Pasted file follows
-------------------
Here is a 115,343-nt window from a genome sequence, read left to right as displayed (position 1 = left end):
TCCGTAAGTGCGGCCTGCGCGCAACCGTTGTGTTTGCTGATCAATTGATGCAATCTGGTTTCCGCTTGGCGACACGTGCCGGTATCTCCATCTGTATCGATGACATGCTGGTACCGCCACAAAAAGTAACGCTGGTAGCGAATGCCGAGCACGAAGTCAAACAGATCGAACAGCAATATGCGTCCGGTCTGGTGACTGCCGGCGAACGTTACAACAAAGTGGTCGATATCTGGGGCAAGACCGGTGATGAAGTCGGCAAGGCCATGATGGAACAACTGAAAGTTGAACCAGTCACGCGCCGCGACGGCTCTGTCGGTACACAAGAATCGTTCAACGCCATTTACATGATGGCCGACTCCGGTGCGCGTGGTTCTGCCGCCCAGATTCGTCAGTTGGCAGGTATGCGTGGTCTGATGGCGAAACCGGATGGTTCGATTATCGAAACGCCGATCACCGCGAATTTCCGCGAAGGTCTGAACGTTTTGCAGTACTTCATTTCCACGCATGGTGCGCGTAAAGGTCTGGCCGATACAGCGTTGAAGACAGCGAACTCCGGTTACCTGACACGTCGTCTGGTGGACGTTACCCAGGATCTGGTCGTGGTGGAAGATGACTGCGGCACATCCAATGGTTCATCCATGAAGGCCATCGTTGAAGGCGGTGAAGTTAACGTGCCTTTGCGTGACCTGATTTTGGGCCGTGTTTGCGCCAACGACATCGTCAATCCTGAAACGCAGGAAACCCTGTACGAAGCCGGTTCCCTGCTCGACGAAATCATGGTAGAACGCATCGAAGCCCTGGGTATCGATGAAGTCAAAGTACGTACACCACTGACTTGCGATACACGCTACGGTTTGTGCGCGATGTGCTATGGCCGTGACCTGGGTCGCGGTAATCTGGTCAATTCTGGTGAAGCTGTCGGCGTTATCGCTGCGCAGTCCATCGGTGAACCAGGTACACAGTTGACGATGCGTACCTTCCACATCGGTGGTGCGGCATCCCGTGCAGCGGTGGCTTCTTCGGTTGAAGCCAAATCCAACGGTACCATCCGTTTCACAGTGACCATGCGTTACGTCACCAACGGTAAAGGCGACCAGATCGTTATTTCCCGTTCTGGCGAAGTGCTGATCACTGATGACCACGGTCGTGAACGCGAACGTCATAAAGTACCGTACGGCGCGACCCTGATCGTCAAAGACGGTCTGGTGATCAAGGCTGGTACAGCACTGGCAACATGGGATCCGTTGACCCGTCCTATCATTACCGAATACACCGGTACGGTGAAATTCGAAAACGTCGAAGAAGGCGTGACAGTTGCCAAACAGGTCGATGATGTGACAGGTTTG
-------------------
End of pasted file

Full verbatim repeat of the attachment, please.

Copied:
Here is a 115,343-nt window from a genome sequence, read left to right as displayed (position 1 = left end):
TCCGTAAGTGCGGCCTGCGCGCAACCGTTGTGTTTGCTGATCAATTGATGCAATCTGGTTTCCGCTTGGCGACACGTGCCGGTATCTCCATCTGTATCGATGACATGCTGGTACCGCCACAAAAAGTAACGCTGGTAGCGAATGCCGAGCACGAAGTCAAACAGATCGAACAGCAATATGCGTCCGGTCTGGTGACTGCCGGCGAACGTTACAACAAAGTGGTCGATATCTGGGGCAAGACCGGTGATGAAGTCGGCAAGGCCATGATGGAACAACTGAAAGTTGAACCAGTCACGCGCCGCGACGGCTCTGTCGGTACACAAGAATCGTTCAACGCCATTTACATGATGGCCGACTCCGGTGCGCGTGGTTCTGCCGCCCAGATTCGTCAGTTGGCAGGTATGCGTGGTCTGATGGCGAAACCGGATGGTTCGATTATCGAAACGCCGATCACCGCGAATTTCCGCGAAGGTCTGAACGTTTTGCAGTACTTCATTTCCACGCATGGTGCGCGTAAAGGTCTGGCCGATACAGCGTTGAAGACAGCGAACTCCGGTTACCTGACACGTCGTCTGGTGGACGTTACCCAGGATCTGGTCGTGGTGGAAGATGACTGCGGCACATCCAATGGTTCATCCATGAAGGCCATCGTTGAAGGCGGTGAAGTTAACGTGCCTTTGCGTGACCTGATTTTGGGCCGTGTTTGCGCCAACGACATCGTCAATCCTGAAACGCAGGAAACCCTGTACGAAGCCGGTTCCCTGCTCGACGAAATCATGGTAGAACGCATCGAAGCCCTGGGTATCGATGAAGTCAAAGTACGTACACCACTGACTTGCGATACACGCTACGGTTTGTGCGCGATGTGCTATGGCCGTGACCTGGGTCGCGGTAATCTGGTCAATTCTGGTGAAGCTGTCGGCGTTATCGCTGCGCAGTCCATCGGTGAACCAGGTACACAGTTGACGATGCGTACCTTCCACATCGGTGGTGCGGCATCCCGTGCAGCGGTGGCTTCTTCGGTTGAAGCCAAATCCAACGGTACCATCCGTTTCACAGTGACCATGCGTTACGTCACCAACGGTAAAGGCGACCAGATCGTTATTTCCCGTTCTGGCGAAGTGCTGATCACTGATGACCACGGTCGTGAACGCGAACGTCATAAAGTACCGTACGGCGCGACCCTGATCGTCAAAGACGGTCTGGTGATCAAGGCTGGTACAGCACTGGCAACATGGGATCCGTTGACCCGTCCTATCATTACCGAATACACCGGTACGGTGAAATTCGAAAACGTCGAAGAAGGCGTGACAGTTGCCAAACAGGTCGATGATGTGACAGGTTTG